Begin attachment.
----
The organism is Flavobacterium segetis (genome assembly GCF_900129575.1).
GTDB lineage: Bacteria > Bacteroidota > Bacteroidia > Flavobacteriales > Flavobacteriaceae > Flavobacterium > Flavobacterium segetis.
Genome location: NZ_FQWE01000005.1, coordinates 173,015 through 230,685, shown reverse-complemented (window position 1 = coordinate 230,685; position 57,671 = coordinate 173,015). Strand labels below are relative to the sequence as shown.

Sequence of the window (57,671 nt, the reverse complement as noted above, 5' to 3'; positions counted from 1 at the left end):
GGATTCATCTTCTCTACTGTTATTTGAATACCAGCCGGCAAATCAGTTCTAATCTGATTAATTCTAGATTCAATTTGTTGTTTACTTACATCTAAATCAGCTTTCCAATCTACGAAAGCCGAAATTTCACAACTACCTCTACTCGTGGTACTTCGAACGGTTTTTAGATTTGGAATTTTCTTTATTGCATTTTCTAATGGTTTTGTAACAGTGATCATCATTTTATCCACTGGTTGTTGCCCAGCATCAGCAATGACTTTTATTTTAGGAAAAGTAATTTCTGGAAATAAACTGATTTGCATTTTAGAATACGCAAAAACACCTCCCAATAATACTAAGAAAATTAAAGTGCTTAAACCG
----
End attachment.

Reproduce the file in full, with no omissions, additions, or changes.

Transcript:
The organism is Flavobacterium segetis (genome assembly GCF_900129575.1).
GTDB lineage: Bacteria > Bacteroidota > Bacteroidia > Flavobacteriales > Flavobacteriaceae > Flavobacterium > Flavobacterium segetis.
Genome location: NZ_FQWE01000005.1, coordinates 173,015 through 230,685, shown reverse-complemented (window position 1 = coordinate 230,685; position 57,671 = coordinate 173,015). Strand labels below are relative to the sequence as shown.

Sequence of the window (57,671 nt, the reverse complement as noted above, 5' to 3'; positions counted from 1 at the left end):
GGATTCATCTTCTCTACTGTTATTTGAATACCAGCCGGCAAATCAGTTCTAATCTGATTAATTCTAGATTCAATTTGTTGTTTACTTACATCTAAATCAGCTTTCCAATCTACGAAAGCCGAAATTTCACAACTACCTCTACTCGTGGTACTTCGAACGGTTTTTAGATTTGGAATTTTCTTTATTGCATTTTCTAATGGTTTTGTAACAGTGATCATCATTTTATCCACTGGTTGTTGCCCAGCATCAGCAATGACTTTTATTTTAGGAAAAGTAATTTCTGGAAATAAACTGATTTGCATTTTAGAATACGCAAAAACACCTCCCAATAATACTAAGAAAATTAAAGTGCTTAAACCG